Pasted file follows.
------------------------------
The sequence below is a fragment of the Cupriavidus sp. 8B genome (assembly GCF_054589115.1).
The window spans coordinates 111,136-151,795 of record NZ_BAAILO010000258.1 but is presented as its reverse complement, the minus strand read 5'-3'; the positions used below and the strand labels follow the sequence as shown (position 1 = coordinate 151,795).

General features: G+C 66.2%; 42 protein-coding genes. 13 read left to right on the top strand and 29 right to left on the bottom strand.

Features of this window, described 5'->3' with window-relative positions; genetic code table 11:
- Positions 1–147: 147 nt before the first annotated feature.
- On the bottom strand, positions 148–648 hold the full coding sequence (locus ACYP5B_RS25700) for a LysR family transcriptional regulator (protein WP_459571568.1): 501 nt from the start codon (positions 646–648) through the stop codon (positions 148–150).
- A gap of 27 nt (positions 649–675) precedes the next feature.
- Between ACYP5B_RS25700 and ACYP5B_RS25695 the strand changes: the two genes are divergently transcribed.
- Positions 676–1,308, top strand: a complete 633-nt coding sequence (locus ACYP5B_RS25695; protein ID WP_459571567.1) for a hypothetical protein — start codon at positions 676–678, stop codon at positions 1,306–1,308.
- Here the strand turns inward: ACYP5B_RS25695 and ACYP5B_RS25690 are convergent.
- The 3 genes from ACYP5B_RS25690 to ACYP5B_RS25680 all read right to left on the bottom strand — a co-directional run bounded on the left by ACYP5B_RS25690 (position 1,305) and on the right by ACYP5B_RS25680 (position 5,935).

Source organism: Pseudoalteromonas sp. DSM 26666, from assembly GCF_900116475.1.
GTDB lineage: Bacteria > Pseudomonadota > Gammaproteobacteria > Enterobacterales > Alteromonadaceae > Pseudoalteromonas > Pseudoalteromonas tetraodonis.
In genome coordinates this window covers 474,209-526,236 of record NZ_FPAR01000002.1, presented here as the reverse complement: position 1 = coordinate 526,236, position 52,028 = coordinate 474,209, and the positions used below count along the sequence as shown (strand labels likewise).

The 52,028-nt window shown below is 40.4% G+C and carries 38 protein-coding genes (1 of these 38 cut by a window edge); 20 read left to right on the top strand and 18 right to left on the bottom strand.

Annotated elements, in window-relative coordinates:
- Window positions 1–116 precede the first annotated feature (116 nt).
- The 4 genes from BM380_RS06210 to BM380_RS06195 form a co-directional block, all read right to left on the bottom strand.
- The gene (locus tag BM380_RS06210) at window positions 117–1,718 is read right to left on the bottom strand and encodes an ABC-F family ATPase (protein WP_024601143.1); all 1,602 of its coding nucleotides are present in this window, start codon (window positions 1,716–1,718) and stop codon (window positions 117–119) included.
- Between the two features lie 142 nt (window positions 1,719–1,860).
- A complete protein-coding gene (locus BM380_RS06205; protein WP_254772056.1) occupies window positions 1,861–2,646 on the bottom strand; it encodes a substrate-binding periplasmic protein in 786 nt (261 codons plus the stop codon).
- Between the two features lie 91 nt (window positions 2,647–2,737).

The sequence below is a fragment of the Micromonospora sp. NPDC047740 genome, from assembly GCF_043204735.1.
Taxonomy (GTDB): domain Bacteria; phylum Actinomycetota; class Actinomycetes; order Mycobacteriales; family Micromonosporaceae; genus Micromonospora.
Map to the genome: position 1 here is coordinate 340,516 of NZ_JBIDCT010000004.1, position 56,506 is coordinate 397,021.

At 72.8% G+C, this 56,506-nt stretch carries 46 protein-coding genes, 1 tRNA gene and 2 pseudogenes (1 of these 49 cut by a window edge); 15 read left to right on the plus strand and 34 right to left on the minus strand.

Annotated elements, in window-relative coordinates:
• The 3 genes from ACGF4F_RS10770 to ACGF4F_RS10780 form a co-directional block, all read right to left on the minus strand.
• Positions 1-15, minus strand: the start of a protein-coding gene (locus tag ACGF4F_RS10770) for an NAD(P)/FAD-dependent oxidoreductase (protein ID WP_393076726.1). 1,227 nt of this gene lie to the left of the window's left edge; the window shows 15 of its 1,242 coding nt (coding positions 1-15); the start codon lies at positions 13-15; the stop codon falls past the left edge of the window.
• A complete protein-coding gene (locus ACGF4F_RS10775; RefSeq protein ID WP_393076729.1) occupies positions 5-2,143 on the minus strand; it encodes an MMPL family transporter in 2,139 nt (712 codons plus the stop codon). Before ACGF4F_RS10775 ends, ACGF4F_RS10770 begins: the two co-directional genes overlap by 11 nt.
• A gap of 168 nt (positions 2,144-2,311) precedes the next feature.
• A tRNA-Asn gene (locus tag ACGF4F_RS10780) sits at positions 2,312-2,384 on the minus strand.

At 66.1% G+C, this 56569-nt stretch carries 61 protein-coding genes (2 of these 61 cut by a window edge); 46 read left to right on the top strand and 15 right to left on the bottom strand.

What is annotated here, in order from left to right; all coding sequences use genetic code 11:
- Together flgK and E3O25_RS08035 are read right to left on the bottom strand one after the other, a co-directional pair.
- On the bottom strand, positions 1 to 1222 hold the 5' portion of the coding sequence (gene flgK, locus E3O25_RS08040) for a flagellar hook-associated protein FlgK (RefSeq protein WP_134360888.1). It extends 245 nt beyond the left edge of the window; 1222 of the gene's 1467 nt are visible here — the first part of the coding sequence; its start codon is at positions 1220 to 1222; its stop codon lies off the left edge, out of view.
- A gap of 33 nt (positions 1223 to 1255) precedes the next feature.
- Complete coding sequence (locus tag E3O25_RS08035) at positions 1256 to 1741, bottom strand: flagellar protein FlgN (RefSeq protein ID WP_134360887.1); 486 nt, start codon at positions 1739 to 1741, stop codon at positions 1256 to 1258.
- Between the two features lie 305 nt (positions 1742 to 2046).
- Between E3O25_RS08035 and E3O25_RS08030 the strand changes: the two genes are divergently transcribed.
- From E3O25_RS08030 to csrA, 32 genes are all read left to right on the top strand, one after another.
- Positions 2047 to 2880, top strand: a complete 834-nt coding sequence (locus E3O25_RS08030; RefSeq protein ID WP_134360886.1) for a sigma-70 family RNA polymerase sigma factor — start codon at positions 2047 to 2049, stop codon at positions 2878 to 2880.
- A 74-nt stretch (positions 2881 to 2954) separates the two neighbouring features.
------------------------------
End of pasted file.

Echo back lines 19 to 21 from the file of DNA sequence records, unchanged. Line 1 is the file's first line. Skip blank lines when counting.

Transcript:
- The gene (locus tag BM380_RS06210) at window positions 117–1,718 is read right to left on the bottom strand and encodes an ABC-F family ATPase (protein WP_024601143.1); all 1,602 of its coding nucleotides are present in this window, start codon (window positions 1,716–1,718) and stop codon (window positions 117–119) included.
- Between the two features lie 142 nt (window positions 1,719–1,860).
- A complete protein-coding gene (locus BM380_RS06205; protein WP_254772056.1) occupies window positions 1,861–2,646 on the bottom strand; it encodes a substrate-binding periplasmic protein in 786 nt (261 codons plus the stop codon).